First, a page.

11/03/2017

The Golden Rules of Project Management

There are 40 hours in the work week.  During that time, you work on assigned tasks in specific order until completion.

More times than not, you work on more than one task item.  And throughout the week, more requests arrive.  Meetings, more work, assistance, whatever.  How do they get added to the stack of current items.

You'd typically reshuffle the list, prioritize the list again and reset expectations.

Sometimes you get requests from multiple people, it's not funneled in from a single source.  For example, Person A assigns 3 tasks.  Person B assigns 5 tasks.  Person C assigns 4 tasks.  Each of the 3 sponsors have no idea what you already have on your plate.  So they think their task item is top priority and should be done shortly.  Meanwhile, you have 9 task items all due at the same time.

So you set out trying to meet all your deadlines.  As you don't want to say no to the people assigning the work.  Surely they wouldn't deliberately overload you, better get busy.

I would say its possible to survive in these types of environments.  For so long.  You can put in extra hours to try and stay caught up.  All it takes is one hiccup and then the finger pointing as to why you missed deadlines.

The reason you failed is because you were set up to fail from the beginning.  By not following best practices on basic project management.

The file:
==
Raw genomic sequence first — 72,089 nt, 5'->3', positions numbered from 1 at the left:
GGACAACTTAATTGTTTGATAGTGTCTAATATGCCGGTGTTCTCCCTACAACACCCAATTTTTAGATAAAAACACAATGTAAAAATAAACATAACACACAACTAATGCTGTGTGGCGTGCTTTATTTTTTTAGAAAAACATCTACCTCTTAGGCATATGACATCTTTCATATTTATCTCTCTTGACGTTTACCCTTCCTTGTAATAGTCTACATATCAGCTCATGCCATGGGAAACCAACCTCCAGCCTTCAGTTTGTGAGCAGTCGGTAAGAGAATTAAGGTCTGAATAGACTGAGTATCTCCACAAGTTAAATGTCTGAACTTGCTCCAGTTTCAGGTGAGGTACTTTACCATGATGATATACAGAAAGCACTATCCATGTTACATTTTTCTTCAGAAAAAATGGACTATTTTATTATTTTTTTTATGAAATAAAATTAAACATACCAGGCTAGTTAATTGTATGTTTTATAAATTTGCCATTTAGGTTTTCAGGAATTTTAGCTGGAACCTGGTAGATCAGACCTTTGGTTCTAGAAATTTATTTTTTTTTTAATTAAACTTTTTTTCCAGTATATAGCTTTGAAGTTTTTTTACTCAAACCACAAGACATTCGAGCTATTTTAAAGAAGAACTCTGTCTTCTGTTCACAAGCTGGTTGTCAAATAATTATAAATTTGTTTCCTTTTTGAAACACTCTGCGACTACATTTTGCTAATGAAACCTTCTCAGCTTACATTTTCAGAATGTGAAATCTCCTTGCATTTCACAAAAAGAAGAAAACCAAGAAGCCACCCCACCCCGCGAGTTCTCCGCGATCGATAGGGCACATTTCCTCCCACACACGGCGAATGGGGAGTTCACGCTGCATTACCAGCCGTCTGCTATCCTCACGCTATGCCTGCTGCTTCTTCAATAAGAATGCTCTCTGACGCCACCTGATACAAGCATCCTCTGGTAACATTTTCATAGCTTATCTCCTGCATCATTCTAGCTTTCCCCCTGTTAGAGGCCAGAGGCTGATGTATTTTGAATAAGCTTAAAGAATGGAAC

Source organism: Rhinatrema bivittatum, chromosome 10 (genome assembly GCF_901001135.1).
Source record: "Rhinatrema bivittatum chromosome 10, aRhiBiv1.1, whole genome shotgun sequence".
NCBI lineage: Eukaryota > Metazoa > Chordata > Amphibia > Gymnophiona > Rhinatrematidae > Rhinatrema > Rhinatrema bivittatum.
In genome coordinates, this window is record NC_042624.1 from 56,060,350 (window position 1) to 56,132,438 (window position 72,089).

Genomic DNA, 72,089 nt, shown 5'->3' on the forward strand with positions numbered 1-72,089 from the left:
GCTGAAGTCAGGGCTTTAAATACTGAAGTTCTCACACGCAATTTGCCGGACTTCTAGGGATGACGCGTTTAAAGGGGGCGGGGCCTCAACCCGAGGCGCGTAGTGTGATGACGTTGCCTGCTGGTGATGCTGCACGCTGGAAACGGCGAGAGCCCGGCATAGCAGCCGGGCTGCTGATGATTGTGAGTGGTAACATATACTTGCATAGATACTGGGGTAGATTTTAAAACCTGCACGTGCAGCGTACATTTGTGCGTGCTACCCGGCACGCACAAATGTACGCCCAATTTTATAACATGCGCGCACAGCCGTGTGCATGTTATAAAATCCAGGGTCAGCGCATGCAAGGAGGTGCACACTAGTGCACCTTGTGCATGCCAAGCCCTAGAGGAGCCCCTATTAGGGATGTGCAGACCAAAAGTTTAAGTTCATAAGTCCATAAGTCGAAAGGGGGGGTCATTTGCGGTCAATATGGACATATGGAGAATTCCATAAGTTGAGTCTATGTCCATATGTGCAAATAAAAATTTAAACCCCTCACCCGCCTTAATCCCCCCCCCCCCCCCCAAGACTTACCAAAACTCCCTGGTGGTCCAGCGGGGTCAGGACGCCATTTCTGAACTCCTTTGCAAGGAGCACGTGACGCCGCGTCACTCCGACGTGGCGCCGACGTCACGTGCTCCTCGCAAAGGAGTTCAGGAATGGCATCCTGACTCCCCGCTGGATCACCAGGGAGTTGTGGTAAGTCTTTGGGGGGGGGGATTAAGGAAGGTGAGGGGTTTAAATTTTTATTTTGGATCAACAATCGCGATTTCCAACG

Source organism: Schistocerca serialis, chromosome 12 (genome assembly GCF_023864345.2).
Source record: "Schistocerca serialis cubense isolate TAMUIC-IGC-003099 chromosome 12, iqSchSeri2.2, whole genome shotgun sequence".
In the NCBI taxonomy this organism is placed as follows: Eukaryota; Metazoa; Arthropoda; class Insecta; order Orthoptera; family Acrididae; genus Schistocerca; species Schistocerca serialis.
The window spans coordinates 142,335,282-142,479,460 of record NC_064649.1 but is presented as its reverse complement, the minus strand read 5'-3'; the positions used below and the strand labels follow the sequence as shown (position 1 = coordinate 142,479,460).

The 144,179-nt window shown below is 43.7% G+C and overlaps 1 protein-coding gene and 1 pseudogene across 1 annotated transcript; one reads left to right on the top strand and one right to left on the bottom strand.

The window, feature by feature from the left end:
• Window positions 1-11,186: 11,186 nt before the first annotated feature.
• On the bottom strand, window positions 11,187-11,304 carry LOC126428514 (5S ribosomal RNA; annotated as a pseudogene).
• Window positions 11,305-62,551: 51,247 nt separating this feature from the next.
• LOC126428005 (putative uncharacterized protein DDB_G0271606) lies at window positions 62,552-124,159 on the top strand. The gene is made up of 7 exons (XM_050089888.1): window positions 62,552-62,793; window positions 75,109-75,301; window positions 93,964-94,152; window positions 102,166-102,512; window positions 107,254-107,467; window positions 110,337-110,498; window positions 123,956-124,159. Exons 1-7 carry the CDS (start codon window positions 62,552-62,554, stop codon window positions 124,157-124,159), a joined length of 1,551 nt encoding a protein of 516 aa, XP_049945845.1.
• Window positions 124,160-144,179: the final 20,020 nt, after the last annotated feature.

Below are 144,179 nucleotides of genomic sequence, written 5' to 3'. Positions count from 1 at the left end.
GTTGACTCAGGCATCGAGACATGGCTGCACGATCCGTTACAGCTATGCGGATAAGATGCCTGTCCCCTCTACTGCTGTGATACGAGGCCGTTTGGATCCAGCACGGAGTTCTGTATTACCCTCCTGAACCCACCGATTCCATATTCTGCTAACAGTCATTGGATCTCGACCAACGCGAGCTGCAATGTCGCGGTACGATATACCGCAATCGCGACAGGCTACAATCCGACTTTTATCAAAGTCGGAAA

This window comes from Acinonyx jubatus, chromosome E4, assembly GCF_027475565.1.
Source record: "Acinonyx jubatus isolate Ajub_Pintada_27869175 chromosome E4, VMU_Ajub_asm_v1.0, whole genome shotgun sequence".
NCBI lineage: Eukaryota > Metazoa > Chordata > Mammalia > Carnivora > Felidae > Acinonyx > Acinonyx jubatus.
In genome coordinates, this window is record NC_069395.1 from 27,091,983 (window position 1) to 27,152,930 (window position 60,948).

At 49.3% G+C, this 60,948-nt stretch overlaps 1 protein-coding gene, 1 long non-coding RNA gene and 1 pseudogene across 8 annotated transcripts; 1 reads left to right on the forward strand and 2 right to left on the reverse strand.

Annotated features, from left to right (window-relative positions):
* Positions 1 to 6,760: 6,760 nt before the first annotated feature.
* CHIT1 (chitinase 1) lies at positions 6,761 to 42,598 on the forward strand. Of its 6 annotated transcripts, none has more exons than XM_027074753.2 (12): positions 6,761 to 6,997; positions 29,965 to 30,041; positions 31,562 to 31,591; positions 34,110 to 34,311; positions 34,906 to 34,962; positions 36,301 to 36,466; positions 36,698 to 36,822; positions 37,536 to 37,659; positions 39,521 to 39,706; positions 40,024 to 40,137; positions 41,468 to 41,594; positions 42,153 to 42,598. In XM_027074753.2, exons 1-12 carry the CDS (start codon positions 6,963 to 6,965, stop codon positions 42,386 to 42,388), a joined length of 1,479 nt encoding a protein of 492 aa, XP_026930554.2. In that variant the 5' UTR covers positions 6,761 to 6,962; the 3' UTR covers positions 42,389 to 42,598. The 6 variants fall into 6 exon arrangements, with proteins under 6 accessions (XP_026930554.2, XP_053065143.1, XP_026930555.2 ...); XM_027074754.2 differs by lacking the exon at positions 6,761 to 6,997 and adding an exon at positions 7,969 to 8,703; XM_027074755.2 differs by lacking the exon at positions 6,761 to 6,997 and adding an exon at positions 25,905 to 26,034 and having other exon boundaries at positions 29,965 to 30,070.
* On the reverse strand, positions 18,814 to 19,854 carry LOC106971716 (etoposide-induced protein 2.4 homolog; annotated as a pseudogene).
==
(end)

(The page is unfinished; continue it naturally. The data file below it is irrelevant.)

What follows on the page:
How do you prevent this.  You set expectations.  Assign any task item in any order.  Based on estimated hours and time available, this task item should be done in x days.

You can add resources to the tasks, more developers.
You can extend the deadlines.
You can remove some functionality to shorten the task item.

However, you can't add more task items, add more complexity, add more meetings, shorten the time lines, constantly change priorities.

You need to provide accurate estimates.  You need to provide your available hours for the week.  And need to disclose other task items competing for your time.  And you need to set expectations, and relay any changes upstream as soon as possible, if they have impact on deliverable.

The other thing you'll need to understand, it's nobody's responsibility to make this happen, except yours.

From your sponsors perspective, they don't know there's a problem.  "I only assigned you a few task items, what's the delay?".

Well, you added scope to the project, you didn't provide written requirements, you didn't communicate in timely manor to provide answers to questions, and you set the timelines without asking for developers perspective.  Also, I have ten other task items that need attention as nobody's prioritizing the workload.

It's up to you to manage expectations.  It's part of your job to let project managers know that the assigned deliverable's are impossible.  Let them know about the golden rules of project management listed above: add resources, extend timeline or remove functionality.

These tasks add up to 75 hours.  There are 40 hours in the week.  We'll need to extend the deadline, add resources or remove functionality.  What should we do?

Now apply that to the dozen task items assigned from various sponsors and you're good to go.  It's better they understand the implications of overwork beforehand, as if you wait until you miss every deliverable, it's all on you.

We don't want failed project.  We don't want to burn out.  We don't want to give away valuable time to the client for free.

The solution is, set expectations based on the Golden Rules of Project Management.

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